“Ask a Priest: How Can I Evangelize My Atheist Friends?”

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Q: I have some close friends who are atheists. We get along great, and I love them dearly! They know I’m Catholic as I’ve talked about going to Mass, Lent, choir and avoiding eating meat on Fridays. I don’t hide what I am, but I’m not overly loud about it. I felt that by being a good influence and being close to God, my example might be a way to evangelize. However, reading the Bible and hearing the portion about telling people when they are sinning … that sort of thing gives me a lot of anxiety. I’m a very awkward person and am bad with timing on things like this. Also, my friends sometimes seem to be defensive when the conversation strays too close to religion. I’m not sure what to do. Am I supposed to vocally evangelize them and point out their sins? I feel like I struggle with my own sins enough that I feel like a hypocrite. Would you provide me with some guidance? Is there a way to go about evangelizing and helping others find God without being so direct? If I joined my local RCIA group to help others to join, would that count as helping to evangelize others? – M. 

Answered by Fr. Edward McIlmail, LC

A: Thanks for your interest in evangelizing your friends.

You are asking the right questions, and fact that you are feeling unsure about this area of evangelization is an invitation from the Lord to begin to understand more completely this dimension of your life.

When trying to evangelize atheists, we need to start with some basics.

First is our prayer life. We need to pray for those whom we are trying to bring closer to Our Lord.

Second is our example of charity.

Third is our depth of thought. This doesn’t mean that we have to be rocket scientists. But it helps if we come across as thoughtful and logical and willing to dialogue.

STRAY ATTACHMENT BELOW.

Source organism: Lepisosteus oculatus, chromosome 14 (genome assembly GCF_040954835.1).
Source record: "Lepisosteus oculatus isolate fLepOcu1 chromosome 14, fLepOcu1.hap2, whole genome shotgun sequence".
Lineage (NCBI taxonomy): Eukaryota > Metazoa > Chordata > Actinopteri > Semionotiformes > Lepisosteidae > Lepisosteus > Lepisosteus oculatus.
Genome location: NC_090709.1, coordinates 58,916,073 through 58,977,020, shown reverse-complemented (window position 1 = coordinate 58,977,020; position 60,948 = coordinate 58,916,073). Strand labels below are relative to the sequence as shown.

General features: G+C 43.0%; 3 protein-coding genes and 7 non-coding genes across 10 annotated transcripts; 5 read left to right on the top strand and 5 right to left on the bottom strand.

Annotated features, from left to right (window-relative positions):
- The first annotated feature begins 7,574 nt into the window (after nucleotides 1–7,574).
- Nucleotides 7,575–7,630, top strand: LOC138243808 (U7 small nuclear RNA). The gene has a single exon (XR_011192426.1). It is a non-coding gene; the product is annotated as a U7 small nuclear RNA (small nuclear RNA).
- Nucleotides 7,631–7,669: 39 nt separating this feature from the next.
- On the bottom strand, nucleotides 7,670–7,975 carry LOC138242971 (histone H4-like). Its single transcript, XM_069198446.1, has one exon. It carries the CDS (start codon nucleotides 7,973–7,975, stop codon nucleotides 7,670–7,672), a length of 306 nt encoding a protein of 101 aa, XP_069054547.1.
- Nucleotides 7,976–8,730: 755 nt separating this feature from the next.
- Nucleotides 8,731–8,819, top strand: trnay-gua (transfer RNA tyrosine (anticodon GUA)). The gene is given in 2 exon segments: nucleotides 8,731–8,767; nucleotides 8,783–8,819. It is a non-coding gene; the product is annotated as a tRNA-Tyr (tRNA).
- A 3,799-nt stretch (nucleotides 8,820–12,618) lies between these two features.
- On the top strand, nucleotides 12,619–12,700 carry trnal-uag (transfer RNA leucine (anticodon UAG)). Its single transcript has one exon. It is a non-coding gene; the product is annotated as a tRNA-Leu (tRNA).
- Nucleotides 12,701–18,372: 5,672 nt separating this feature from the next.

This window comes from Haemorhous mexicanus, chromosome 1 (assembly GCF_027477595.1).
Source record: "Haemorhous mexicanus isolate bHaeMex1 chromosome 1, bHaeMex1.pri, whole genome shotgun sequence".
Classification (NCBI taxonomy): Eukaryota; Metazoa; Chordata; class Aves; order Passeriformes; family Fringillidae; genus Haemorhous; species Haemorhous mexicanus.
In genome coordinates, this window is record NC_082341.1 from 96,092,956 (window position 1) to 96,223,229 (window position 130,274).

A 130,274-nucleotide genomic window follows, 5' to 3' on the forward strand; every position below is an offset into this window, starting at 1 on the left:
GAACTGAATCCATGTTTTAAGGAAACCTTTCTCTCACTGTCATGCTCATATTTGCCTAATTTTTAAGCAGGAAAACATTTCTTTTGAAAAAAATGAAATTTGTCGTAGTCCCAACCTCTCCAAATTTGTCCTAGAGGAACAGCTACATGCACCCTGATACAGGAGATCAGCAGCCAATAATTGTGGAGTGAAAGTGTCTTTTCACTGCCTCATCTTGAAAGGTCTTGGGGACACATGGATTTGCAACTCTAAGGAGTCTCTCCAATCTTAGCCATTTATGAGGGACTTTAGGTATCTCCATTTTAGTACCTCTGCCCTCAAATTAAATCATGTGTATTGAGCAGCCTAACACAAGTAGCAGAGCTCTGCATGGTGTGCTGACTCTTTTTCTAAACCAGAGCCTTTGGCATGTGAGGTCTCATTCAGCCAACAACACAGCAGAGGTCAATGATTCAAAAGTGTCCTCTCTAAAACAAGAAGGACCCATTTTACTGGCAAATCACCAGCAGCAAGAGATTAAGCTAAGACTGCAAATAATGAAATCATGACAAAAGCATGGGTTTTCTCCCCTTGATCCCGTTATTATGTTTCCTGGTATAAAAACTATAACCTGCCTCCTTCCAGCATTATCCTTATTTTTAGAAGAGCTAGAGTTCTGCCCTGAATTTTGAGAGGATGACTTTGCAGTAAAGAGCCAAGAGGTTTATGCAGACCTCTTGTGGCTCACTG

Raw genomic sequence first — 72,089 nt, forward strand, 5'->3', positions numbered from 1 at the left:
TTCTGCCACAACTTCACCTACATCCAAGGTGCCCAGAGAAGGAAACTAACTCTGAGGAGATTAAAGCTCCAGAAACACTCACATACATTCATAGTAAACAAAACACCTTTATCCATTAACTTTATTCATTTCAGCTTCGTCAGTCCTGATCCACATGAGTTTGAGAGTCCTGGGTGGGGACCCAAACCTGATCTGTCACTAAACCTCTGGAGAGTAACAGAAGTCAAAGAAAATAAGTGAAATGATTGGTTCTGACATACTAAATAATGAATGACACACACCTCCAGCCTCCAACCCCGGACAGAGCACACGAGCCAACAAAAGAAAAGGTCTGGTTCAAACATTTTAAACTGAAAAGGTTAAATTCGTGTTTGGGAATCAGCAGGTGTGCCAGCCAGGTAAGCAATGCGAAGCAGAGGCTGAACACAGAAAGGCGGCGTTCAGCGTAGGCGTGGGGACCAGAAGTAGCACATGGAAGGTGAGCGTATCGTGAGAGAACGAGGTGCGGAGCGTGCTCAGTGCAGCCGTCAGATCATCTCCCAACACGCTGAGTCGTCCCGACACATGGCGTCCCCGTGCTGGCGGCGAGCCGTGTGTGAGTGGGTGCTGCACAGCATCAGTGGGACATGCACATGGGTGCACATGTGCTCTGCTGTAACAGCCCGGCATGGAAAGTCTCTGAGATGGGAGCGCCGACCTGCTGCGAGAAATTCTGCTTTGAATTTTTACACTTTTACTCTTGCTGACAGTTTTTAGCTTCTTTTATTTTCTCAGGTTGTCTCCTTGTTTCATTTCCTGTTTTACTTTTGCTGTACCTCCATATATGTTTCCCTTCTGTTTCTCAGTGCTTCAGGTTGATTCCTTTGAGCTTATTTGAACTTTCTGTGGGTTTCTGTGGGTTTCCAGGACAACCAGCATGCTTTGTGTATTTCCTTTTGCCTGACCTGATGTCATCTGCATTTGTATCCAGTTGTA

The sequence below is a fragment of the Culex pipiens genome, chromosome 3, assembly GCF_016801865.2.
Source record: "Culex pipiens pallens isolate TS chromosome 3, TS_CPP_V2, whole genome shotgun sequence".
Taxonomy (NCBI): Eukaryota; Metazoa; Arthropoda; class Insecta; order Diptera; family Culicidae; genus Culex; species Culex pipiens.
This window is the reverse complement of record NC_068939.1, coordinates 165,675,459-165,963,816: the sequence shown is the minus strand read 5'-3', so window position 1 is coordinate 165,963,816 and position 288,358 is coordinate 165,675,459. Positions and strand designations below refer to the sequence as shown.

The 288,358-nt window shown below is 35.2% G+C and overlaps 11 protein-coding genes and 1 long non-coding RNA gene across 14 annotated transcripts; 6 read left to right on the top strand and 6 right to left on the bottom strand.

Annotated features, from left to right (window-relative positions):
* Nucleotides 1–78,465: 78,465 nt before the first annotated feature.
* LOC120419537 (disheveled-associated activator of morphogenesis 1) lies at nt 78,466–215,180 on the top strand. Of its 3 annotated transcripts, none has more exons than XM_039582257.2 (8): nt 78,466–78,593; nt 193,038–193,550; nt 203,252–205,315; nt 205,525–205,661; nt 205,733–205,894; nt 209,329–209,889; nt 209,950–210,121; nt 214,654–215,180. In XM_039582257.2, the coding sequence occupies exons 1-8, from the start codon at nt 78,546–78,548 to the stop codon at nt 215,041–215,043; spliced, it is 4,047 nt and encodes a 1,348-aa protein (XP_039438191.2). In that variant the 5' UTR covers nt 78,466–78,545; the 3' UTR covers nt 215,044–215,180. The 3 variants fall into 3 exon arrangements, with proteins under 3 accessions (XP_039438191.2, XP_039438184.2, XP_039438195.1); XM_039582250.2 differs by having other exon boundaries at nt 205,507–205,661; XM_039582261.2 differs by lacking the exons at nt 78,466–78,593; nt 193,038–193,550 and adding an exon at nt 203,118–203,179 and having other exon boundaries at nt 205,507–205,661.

Those are three quick points to keep in mind.

It is good to remember that evangelizing means living an integral dimension of our lives as Christians. It should be part of what we do day by day. We should want to share our faith with others.

Evangelization isn’t the same as proselytism. The latter is when we try to recruit people to our cause. That isn’t what evangelizing is about. It’s more a sharing of our faith in a gentle way, with an eye toward helping people learn about Christ and drawing them closer to him.

There is no simple formula for evangelizing. Rather, it involves a complex set of factors. Let me throw out a few suggestions for your consideration.

First, to share the faith, it helps to understand it well. This you can do by serious reading. There are lots of resources for this, among them:

— RC Spirituality (this site), which helps people in their prayer life as well as in their ongoing formation.

— Catholic Answers (https://www.catholic.com/), which has a wealth of apologetic material.

— Publishers such as Ignatius Press, OSV, Ascension Press, Sophia Institute, etc., which offer hundreds of fine books.

Second, you might focus on material that helps you deal with evangelization specifically.

The book Go! 30 Meditations on How Best to Love Your Neighbor as Yourself, was written precisely to answer the type of questions you raise: What is the missionary dimension of my Christian identify? How am I supposed to live it out? What does “evangelization” really mean for me?

If you read that book, 30 short chapters, one per day, you would find a lot of light.

Third — and this is more for your sake — you want to step back occasionally and ask yourself how your relationship with your atheist friends is going. Are you changing them for the better? Or are they changing you for the worse?

Here, it might be good to network with faith-filled people too. Being in community with believers can strengthen your own faith.

The idea here is that you don’t want to get worn down by the atheists around you, or to let their lack of faith hurt your beliefs.

You mention the RCIA. The RCIA can be good for learning about the faith if the program is well run. The quality can be uneven. That is why I recommend those publishers and websites, which are pretty solid.

As for correcting your friends: it might be good to go easy here, since they don’t sound as though they are ready to hear corrections. They need to discover the richness of Jesus first.

I hope some of this helps. Count on my prayers.

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